I was surprised, then, to have a conversation recently with an intelligent, articulate local businessman who told me that this scientific consensus doesn’t exist, and while he could acknowledge that the climate is changing, it’s a natural cycle associated with solar activity. He’s sent me various charts and links. He’s just forwarded an email that mentions Ian Plimer and his book Heaven and Earth, Bjorn Lomborg, and Kimberley Strassel’s Wall Street Journal op ed piece, “The Climate Change Climate Change,” which says that “the number of skeptics is swelling everywhere.” Among other things, she mentions a list that Senator Jim Inhofe has assembled of scientists who supposedly deny that human action is associated with global warming, and says that the earth’s temperature “has flatlined since 2001.” (Has it?) If you read the comments on the op-ed piece, you see that the question of human action and climate change has been politicized – challenged by the right as a left-wing scam. This is really unfortunate – the science is lost in a fog of political wrangling.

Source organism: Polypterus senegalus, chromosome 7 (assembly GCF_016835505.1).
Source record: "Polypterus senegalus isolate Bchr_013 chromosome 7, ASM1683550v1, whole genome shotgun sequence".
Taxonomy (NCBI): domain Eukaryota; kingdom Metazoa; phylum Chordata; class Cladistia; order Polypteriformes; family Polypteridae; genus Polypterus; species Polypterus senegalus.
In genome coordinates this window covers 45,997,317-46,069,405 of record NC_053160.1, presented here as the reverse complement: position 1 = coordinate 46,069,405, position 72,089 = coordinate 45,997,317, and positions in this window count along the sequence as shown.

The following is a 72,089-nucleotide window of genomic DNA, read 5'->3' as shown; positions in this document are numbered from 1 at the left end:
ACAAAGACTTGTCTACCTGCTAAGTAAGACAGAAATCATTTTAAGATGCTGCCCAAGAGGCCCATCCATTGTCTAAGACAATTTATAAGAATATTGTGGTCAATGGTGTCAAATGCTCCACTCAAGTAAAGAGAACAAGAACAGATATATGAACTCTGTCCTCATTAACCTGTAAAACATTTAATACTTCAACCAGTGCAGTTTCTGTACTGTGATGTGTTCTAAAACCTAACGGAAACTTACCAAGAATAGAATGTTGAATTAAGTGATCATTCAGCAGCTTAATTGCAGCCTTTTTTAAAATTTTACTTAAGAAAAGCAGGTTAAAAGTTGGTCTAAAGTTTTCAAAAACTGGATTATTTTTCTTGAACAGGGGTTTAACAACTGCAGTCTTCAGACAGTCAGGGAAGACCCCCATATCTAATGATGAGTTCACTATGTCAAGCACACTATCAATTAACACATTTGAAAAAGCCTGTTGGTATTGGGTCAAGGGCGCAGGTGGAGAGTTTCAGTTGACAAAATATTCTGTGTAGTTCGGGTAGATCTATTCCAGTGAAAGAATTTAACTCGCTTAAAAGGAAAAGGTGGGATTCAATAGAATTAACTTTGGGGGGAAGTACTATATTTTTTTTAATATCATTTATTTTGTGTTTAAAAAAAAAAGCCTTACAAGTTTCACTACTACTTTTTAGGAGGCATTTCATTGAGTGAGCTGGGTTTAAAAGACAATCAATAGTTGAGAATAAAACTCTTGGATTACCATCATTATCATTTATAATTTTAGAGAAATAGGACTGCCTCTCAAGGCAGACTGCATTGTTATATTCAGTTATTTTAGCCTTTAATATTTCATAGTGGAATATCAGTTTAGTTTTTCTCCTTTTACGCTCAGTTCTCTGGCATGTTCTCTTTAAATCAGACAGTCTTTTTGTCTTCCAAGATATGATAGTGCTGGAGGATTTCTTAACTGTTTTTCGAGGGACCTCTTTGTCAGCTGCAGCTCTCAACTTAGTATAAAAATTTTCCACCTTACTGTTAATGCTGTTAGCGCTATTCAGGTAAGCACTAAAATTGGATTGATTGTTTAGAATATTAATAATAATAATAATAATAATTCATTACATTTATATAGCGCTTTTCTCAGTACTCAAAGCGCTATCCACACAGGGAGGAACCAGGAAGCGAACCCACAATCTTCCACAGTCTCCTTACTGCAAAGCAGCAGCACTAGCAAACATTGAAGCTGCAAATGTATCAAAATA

I like to think climate change is settled – we have scientific consensus, we know it’s happening, we generally understand the human actions that have accelerated climate change since the dawn of the industrial era. Many of us are feeling energy about reducing our carbon footprint and our overall planetary impact and concern that it’s too late for mitigation, time for adaptation. I personally have been involved with projects like Austin350, Worldchanging, and Powersmack, and I’ve blogged about global warming at Change.org. I’ve been thinking and writing about global warming since Bruce Sterling made me aware of it in the late 1990s. I worked with him on the Viridian Design Movement and wrote an article on climate change for the issue of Whole Earth Magazine he edited. In researching the article, “Being Green in 2001,” I learned that scientists were concerned that their commitment to scientific method – to hypotheses rather than certainties – was misinterpreted as uncertainty about the anthropogenic drivers of climate change. Since then broad scientific consensus has developed, especially via the UN’s Intergovernmental Panel on Climate Change, IPCC.